By making the substitution $x=\sinh t$ we get \begin{align*} I(n,2)&=\int_0^\infty t^n\frac{\cosh t}{\sinh^2 t}\,dt =2\int_0^\infty t^n\frac{e^t+e^{-t}}{(e^t-e^{-t})^2}dt\\ &=2\int_0^\infty t^n\left(\sum_{r=0}^\infty(2r+1)e^{-(2r+1)t}\right)dt\\ &=2\sum_{r=0}^\infty(2r+1)\left(\int_0^\infty t^n e^{-(2r+1)t}dt\right)\\ &=2\sum_{r=0}(2r+1)^{-n}\left(\int_0^\infty t^n e^{-t}dt\right)\\ &=2n!\sum_{r=0}(2r+1)^{-n}=2n!(1-2^{-n})\zeta(n)=\frac{n!}{2^{n-1}} \bar\zeta(n). \end{align*}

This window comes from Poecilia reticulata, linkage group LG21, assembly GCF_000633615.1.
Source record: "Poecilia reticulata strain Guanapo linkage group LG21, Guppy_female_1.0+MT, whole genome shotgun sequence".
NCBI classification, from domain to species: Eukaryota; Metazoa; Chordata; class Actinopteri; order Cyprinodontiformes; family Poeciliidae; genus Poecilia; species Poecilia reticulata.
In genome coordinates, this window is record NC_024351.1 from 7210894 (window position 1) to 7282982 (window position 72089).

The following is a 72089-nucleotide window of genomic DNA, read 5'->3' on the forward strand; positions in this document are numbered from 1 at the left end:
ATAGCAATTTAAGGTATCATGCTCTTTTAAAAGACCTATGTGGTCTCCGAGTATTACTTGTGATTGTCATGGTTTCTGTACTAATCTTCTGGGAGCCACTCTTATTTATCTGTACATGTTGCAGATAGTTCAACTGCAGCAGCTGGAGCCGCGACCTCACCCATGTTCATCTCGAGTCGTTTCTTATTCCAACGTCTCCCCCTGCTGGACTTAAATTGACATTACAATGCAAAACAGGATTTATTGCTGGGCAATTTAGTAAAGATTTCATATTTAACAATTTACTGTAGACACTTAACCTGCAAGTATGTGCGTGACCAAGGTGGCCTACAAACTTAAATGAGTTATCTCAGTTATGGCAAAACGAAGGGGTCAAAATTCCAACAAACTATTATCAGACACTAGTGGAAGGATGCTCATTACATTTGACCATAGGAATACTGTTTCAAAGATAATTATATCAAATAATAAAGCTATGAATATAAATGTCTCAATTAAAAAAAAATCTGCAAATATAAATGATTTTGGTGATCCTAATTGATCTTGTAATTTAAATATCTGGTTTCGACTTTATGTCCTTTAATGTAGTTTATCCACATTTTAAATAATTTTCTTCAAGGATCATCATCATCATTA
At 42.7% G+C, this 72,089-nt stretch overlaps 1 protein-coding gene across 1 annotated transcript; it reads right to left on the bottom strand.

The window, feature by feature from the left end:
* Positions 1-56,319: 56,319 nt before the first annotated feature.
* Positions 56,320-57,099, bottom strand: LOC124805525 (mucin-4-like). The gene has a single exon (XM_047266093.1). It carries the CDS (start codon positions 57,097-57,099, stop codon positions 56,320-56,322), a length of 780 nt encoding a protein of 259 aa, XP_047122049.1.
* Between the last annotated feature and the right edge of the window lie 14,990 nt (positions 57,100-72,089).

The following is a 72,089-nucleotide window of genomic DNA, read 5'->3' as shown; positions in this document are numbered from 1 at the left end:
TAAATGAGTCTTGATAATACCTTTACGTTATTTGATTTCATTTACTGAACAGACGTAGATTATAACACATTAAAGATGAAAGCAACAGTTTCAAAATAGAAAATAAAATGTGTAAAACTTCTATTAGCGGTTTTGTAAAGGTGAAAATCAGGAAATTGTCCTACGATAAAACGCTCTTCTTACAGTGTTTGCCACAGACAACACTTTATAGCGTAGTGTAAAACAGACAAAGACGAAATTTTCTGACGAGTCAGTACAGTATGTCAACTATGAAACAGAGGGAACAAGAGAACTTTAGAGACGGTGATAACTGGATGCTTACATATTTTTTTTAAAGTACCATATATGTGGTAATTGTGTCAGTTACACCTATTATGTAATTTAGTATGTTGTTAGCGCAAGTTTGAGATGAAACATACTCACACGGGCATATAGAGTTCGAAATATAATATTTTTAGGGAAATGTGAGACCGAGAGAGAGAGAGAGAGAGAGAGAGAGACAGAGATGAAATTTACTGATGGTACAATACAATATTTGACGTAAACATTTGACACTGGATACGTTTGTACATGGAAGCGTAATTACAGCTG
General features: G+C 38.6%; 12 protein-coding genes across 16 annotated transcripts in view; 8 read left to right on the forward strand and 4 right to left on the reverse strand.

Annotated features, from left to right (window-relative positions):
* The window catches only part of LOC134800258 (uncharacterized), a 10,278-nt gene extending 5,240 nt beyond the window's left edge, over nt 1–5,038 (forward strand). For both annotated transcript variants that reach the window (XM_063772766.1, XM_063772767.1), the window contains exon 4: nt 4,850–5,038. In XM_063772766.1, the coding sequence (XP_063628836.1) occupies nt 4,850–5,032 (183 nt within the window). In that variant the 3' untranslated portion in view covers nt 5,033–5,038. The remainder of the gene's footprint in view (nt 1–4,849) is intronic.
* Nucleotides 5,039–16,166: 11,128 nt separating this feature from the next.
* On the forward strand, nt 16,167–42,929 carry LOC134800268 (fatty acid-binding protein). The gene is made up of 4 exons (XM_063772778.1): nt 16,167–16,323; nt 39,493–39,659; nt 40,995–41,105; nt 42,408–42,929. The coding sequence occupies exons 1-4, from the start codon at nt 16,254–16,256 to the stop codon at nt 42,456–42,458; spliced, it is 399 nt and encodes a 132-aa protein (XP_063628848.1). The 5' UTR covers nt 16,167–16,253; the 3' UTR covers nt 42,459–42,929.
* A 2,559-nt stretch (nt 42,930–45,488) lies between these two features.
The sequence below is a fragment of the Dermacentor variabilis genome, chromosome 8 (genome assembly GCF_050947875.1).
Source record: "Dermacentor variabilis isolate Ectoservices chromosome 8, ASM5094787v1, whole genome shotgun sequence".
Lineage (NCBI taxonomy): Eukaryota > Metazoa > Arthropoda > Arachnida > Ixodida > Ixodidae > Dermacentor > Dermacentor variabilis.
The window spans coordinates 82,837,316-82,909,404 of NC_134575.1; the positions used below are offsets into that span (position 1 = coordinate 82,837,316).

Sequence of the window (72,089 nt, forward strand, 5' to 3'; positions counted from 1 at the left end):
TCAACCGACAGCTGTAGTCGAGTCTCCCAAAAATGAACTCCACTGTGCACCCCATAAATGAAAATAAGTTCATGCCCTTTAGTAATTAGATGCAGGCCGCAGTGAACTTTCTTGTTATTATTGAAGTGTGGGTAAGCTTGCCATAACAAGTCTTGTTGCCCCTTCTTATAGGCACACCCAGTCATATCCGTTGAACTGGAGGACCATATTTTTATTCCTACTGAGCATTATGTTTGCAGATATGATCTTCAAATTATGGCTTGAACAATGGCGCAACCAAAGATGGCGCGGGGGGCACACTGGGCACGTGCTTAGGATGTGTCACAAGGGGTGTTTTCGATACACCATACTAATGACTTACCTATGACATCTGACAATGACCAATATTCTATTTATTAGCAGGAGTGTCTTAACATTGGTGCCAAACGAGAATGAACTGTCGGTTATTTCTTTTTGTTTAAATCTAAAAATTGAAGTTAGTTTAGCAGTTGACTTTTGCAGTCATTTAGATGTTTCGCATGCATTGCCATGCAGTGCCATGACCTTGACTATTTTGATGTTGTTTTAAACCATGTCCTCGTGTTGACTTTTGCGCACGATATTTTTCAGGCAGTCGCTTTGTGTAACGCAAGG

Added. Here is the general case for $m=2k$ even. In the umbral notation, we need to replace $(\bar Z/2)^r$ by $$2^{-r}\bar\zeta (r)=(1-2^{-r})\zeta(r)=\sum_{s\text{ odd}}s^{-r},$$ hence the conjectured formula really means $$I(n,2k)\overset{?}=\frac{2n!}{(2k-1)!}\sum_{s\text{ odd}}s^{-n}\prod_{j=-k+1}^{k-2}\bigl(s-(2j+1)\bigr).$$ The inside product is a polynomial of degree $2k-2$, and we see that it vanishes for $s\leq 2k-3$. Hence we make the substitution $s=2r+2k-1$, and we rewrite the conjectured formula as $$I(n,2k)\overset{?}=n!\sum_{r=0}^\infty (2r+2k-1)^{-n} \frac{2^{2k-1}}{2k-1}\binom{r+2k-2}{2k-2}.$$ We prove this equation. From the definition, similarly as in the basic case $k=1$ above, we find \begin{align*} I(n,2k)&=2^{2k-1}\int_0^\infty t^n e^{(1-2k)t}(1+e^{-2t})(1-e^{-2t})^{-2k}dt\\ &=2^{2k-1}\int_0^\infty t^n e^{(1-2k)t} \sum_{r=0}^\infty\binom{-2k}{r}(-1)^r \left(e^{-2rt}+e^{-2(r+1)t}\right)dt\\ &=2^{2k-1}\int_0^\infty t^n e^{(1-2k)t}\left(1+\sum_{r=1}^\infty\left(\binom{-2k}{r}-\binom{-2k}{r-1}\right)(-1)^r e^{-2rt}\right)dt\\ &=2^{2k-1}\int_0^\infty t^n e^{(1-2k)t}\left(1+\sum_{r=1}^\infty\left(\binom{r+2k-1}{r}+\binom{r+2k-2}{r-1}\right)e^{-2rt}\right)dt\\ &=2^{2k-1}\int_0^\infty t^n \sum_{r=0}^\infty\left(\binom{r+2k-1}{2k-1}+\binom{r+2k-2}{2k-1}\right)e^{-(2r+2k-1)t}dt\\ &=2^{2k-1}\sum_{r=0}^\infty \left(\binom{r+2k-1}{2k-1}+\binom{r+2k-2}{2k-1}\right) \int_0^\infty t^ne^{-(2r+2k-1)t}dt\\ &=2^{2k-1}\sum_{r=0}^\infty \left(\binom{r+2k-1}{2k-1}+\binom{r+2k-2}{2k-1}\right)\frac{n!}{(2r+2k-1)^{n+1}}\\ &=2^{2k-1}\sum_{r=0}^\infty \frac{2r+2k-1}{2k-1}\binom{r+2k-2}{2k-2}\frac{n!}{(2r+2k-1)^{n+1}}\\ &=n!\sum_{r=0}^\infty (2r+2k-1)^{-n}\frac{2^{2k-1}}{2k-1}\binom{r+2k-2}{2k-2}. \end{align*} The proof is complete for the case of even $m$.